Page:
Introduction to QuickSort Algorithm in C++
In this tutorial, we are going to learn about a common sorting technique – QuickSort, and we are going to see how this technique is implemented in C++.
In today’s article, we will be covering the quicksort algorithm in C++ in detail. But, before moving further, let’s go over the sections that we will be covering:
- What is QuickSort?
- Working of the QuickSort Algorithm
- QuickSort Implementation in C++
- Time Complexity Analysis of QuickSort
What is QuickSort?
The QuickSort algorithm is based on the strategy of divide-and-conquer where an array is split into sub-arrays around a selected pivot element from the array.
The pivot element should be positioned so that elements less than the pivot are on its left, and elements greater than the pivot, are on its right. The resulting sub-arrays are further divided using the same approach and this process continues until each sub-array contains a single element.
At this point, we have the sorted elements at hand, which are then combined into a sorted array.
There can be variations in the QuickSort algorithm where the pivot element can be selected in different ways, such as:
- Select the first element as the pivot (implemented in C++ below)
- Choose the last element as the pivot (implemented in C++ below)
- Select a random element as the pivot
- Select the median as the pivot
Now, let’s understand the logic behind this algorithm in detail:
Working of the QuickSort Algorithm
The key function used in QuickSort is the partition(). This method places the pivot element x? at its correct position as it would be in a sorted array, and places all smaller elements before x?, and all greater elements after x?.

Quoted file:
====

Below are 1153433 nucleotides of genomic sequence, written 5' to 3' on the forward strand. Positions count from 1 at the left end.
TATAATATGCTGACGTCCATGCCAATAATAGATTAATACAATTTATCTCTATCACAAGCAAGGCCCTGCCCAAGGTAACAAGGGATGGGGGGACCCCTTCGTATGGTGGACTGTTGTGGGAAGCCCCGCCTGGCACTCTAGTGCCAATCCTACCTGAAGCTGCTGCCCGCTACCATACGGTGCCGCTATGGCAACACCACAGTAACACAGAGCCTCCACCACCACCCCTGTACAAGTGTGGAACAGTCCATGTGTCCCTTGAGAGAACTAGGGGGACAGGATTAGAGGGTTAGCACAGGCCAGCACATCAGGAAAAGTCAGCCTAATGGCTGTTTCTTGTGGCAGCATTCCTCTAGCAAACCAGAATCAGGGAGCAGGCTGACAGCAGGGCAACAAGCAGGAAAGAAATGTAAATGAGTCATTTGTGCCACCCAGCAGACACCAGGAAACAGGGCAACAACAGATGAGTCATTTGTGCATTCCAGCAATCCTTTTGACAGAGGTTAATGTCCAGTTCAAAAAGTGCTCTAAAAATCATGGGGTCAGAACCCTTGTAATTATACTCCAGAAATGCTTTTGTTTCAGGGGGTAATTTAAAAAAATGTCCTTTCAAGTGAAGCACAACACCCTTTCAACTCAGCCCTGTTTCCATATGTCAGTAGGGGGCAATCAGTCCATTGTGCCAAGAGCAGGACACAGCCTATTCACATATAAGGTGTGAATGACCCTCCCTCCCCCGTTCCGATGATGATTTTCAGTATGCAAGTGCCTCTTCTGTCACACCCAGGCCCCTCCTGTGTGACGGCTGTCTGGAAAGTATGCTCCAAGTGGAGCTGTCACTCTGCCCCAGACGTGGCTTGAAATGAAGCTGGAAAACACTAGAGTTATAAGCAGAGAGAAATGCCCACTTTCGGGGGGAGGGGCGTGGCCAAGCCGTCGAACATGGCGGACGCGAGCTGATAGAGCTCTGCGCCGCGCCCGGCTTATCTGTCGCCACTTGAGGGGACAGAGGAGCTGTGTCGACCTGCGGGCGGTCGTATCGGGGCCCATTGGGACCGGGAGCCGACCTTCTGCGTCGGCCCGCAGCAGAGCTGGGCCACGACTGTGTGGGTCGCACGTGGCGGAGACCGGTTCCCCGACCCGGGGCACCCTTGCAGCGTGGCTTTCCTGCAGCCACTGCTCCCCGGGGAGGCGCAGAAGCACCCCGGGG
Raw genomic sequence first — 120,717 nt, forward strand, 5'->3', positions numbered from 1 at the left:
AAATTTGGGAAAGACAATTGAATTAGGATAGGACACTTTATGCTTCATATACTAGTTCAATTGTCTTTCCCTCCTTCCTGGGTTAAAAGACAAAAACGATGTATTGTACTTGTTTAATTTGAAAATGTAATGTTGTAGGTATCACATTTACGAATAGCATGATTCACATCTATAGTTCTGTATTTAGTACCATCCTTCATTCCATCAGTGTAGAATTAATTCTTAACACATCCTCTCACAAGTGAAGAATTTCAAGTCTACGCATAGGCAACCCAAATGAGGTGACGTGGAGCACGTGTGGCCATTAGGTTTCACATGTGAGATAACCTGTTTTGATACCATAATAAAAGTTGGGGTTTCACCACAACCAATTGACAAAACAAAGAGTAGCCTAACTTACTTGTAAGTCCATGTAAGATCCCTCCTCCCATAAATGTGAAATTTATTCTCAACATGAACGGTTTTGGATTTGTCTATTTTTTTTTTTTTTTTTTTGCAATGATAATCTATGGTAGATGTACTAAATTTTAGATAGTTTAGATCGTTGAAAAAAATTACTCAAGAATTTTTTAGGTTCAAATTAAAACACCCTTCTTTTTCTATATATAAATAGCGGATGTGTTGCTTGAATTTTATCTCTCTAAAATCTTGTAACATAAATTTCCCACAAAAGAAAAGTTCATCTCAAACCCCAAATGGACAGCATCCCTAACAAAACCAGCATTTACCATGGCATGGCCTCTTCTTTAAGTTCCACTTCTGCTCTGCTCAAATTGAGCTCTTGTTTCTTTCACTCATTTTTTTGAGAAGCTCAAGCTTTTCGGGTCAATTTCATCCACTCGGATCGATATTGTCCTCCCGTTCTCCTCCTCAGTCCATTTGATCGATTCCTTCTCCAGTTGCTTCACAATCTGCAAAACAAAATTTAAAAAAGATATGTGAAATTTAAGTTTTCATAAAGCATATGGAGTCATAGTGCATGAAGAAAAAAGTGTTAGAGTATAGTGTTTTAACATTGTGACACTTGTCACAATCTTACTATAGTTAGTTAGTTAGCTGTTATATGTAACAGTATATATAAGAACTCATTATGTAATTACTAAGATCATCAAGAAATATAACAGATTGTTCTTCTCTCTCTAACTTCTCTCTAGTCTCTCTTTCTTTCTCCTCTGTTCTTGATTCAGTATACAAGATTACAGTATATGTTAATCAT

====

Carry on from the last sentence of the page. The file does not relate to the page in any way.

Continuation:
Let’s understand through an example. Suppose we need to sort the following array:
Step 1: Select the pivot element
- There can be variations in the QuickSort algorithm where the pivot element can be selected from different positions. In this case, we will be selecting the right-most element of the array as our pivot.
Step 2: Rearrange the array
- Now that we have selected the pivot, we will rearrange the array so that the elements smaller than the pivot are placed on its left, and the elements greater than the pivot are placed on its right. Let’s see how this is done:
- We fix a pointer at the pivot element. We then compare the pivot with the elements beginning from the first index, as shown above.
- If the element being compared is greater than the pivot, we set a second pointer to that element.
- Now, the pivot is compared to the other elements.
- If we reach an element that is smaller than the pivot, we swap the smaller element with the greater element we had found earlier.
- Now that our first index is set, we set the pointer to the second index element and repeat the process.
- Again, we repeat the process with the pointer set to the third index element. This goes on till the last element is reached. Then, the pivot is swapped with the pointer.
Step 3: Divide the arrays
- The elements at the left of the pivot form a sub-array and elements to the right of the pivot form another sub-array.
- Pivot elements are chosen for each sub-array and steps 2 and 3 are repeated until each sub-array consists of a single element.
- At this point, you will notice that the array is already sorted.
The final sorted array looks like this:
Isn’t it simple to understand in an illustrated manner?
QuickSort Implementation in C++
Now, let’s see how we implement QuickSort in C++ selecting the last element as a pivot:
//QuickSort in C++// Selecting last element as pivot#include <bits/stdc++.h>using namespace std;
//Function to swap two elementsvoid swap(int* a, int* b){ int temp = *a; *a = *b; *b = temp;}
//Function that takes the last element as pivotint partition (int array[], int low, int high){ int pivot = array[high]; //Pivot int i = (low - 1); //Index of smaller element and indicates the correct position of current pivot